Andy Baio: if you've ever heard of the django programing framework, it's named because @adrianholovaty loves jazz guitar

Adrian Holovaty: is playing us guitar instead of speaking

Adrian Holovaty: my internet music story started when I got my dad the MacGyver box set, and I arranged the theme for guitar

Adrian Holovaty: my video on the YT homepage in 2007. 10% positive; 20% you suck; 20% self promo 30% MacGyver humour; 30% Tabs PLZ

Adrian Holovaty: I posted a jazz piece and commenters complained they wanted more 80s theme songs. So I did ducktales.

Adrian Holovaty: Richard Addrisi who wrote "Never My Love" emailed asking me for an MP3 of my version.

Adrian Holovaty: A guy in France on the New Years Eve show used my recording of the America's Funniest Home Videos theme 6M saw it

Adrian Holovaty: People should do more Internet to real life arbitrage. I was the top result for Gypsy Jazz on YouTube, got gigs

Adrian Holovaty: After I played a wedding, I recorded 'here comes the bride' and got lots of requests for the MP3. So I sold it.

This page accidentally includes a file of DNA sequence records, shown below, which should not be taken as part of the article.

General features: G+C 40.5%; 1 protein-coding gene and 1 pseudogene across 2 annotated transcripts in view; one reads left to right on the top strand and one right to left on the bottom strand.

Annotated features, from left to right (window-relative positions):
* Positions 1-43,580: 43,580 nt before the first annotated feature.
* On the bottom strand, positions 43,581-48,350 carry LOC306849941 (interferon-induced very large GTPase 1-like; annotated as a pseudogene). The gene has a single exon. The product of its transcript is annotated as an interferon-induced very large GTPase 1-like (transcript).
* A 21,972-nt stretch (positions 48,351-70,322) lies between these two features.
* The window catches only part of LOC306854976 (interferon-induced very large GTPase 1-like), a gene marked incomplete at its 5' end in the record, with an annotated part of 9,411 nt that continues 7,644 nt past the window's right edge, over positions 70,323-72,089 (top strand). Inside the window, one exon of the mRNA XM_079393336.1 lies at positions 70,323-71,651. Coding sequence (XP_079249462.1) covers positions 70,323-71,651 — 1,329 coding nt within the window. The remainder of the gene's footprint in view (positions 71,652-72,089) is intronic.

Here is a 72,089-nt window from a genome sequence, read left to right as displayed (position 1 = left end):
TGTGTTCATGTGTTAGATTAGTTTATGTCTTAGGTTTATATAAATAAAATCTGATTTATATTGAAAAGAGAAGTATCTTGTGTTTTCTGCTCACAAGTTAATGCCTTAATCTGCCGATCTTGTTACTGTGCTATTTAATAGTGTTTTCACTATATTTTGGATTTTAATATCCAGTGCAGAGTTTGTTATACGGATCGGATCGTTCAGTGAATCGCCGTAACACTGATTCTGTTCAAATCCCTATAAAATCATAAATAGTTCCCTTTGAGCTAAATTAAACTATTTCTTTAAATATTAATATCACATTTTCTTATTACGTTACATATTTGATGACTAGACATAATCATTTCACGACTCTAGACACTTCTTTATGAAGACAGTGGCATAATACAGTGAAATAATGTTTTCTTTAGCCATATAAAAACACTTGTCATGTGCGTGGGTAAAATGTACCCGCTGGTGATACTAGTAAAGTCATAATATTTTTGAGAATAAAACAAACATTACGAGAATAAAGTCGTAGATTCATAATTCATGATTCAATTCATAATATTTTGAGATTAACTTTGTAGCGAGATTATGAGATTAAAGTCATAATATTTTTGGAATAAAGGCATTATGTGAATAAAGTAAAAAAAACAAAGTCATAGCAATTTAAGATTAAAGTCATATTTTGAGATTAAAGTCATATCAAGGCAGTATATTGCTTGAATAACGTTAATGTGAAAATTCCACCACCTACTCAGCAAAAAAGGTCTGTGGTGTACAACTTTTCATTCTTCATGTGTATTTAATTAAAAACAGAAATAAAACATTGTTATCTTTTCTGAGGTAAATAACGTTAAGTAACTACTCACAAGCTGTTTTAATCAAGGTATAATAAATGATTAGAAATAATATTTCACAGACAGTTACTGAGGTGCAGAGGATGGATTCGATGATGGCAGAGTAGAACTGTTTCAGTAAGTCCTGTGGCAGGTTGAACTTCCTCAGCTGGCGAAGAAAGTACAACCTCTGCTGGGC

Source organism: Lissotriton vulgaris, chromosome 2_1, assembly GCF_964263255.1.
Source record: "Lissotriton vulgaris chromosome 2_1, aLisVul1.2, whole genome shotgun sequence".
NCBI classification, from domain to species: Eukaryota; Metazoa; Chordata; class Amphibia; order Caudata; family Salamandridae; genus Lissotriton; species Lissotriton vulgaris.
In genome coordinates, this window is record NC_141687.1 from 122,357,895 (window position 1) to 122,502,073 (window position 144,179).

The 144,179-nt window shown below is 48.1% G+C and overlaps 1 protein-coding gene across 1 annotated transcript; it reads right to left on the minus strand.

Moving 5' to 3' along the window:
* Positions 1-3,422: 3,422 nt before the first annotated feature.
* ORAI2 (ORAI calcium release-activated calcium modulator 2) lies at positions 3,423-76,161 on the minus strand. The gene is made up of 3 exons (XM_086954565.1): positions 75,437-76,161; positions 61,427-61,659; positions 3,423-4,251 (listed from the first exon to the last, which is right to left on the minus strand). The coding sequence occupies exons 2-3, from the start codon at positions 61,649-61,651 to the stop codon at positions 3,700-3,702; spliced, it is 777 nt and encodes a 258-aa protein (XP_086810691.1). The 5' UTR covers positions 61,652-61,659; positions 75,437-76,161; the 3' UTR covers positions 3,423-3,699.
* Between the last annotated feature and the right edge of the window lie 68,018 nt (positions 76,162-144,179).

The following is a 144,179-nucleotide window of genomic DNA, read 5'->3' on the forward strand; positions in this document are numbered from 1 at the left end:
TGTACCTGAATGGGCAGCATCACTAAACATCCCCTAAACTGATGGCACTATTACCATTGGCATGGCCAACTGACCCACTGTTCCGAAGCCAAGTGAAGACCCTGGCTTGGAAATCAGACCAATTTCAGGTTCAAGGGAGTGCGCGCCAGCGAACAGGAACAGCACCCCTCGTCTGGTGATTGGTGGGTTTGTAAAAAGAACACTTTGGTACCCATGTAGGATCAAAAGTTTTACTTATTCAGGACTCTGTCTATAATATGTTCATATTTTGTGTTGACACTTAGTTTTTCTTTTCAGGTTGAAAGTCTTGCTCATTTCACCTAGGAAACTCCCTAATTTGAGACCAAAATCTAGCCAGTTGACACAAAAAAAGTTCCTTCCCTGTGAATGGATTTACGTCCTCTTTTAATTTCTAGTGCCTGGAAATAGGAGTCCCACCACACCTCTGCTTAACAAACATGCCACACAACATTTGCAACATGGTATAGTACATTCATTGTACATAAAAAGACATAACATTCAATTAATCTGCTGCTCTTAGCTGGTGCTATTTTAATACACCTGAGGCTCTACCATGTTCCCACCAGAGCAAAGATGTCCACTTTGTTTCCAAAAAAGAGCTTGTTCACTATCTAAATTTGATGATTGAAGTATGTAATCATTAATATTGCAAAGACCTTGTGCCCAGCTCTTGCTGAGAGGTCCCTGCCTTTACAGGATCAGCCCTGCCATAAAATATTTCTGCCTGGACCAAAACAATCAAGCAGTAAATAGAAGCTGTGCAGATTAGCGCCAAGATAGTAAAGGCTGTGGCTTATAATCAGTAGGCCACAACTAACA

Adrian Holovaty: I get about one sale a day for $10 for my Here comes the Bride mp3, and about 1 a week for the Tabs

Adrian Holovaty: A huge proportion of the comments on any guitar piece on YouTube is "can I have the tabs?"

Adrian Holovaty: Guitar tablature misses out all the rhythmic information in standard music notation. So I made

Adrian Holovaty: Guitar tablature misses out all the rhythmic info in standard music notation. So I made

Adrian Holovaty: The intersection of musicians with musician fans and not widely pirated is what Pitch Perfect sells

Adrian Holovaty: We have tabs verified by the artists, sell those and give 70% to the artists:

Vi Hart: blends maths and music in such a succesful way on YouTube

Vi Hart: just tummeled the entire audience into singing harmonies with her and clapping along

Vi Hart: I did a talk about computational balloon twisting to make a perfect icosohedron

Vi Hart: I have a frozen presentation/and I don't know what to do/but with audience participation/i can make it about you

Vi Hart: I thought "Vi Hart" was my name, but i've been told it is now a brand and not my name any more

Vi Hart: If you're not facespacing your tweetbook then no-one will love you